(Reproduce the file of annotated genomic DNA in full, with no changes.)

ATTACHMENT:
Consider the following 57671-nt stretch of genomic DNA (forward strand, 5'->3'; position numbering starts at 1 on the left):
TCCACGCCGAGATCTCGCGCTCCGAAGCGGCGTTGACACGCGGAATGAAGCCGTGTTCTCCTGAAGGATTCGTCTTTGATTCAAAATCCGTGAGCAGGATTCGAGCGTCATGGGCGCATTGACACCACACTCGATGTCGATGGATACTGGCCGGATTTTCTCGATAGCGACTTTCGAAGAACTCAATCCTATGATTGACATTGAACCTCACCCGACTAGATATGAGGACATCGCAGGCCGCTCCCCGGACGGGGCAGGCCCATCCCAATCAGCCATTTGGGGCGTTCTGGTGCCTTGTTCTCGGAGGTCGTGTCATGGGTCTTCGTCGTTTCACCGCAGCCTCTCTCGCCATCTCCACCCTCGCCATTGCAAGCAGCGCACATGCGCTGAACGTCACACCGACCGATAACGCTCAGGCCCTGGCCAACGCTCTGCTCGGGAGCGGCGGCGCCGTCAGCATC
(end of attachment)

Consider the following 57671-nt stretch of genomic DNA (forward strand, 5'->3'; position numbering starts at 1 on the left):
TCCACGCCGAGATCTCGCGCTCCGAAGCGGCGTTGACACGCGGAATGAAGCCGTGTTCTCCTGAAGGATTCGTCTTTGATTCAAAATCCGTGAGCAGGATTCGAGCGTCATGGGCGCATTGACACCACACTCGATGTCGATGGATACTGGCCGGATTTTCTCGATAGCGACTTTCGAAGAACTCAATCCTATGATTGACATTGAACCTCACCCGACTAGATATGAGGACATCGCAGGCCGCTCCCCGGACGGGGCAGGCCCATCCCAATCAGCCATTTGGGGCGTTCTGGTGCCTTGTTCTCGGAGGTCGTGTCATGGGTCTTCGTCGTTTCACCGCAGCCTCTCTCGCCATCTCCACCCTCGCCATTGCAAGCAGCGCACATGCGCTGAACGTCACACCGACCGATAACGCTCAGGCCCTGGCCAACGCTCTGCTCGGGAGCGGCGGCGCCGTCAGCATC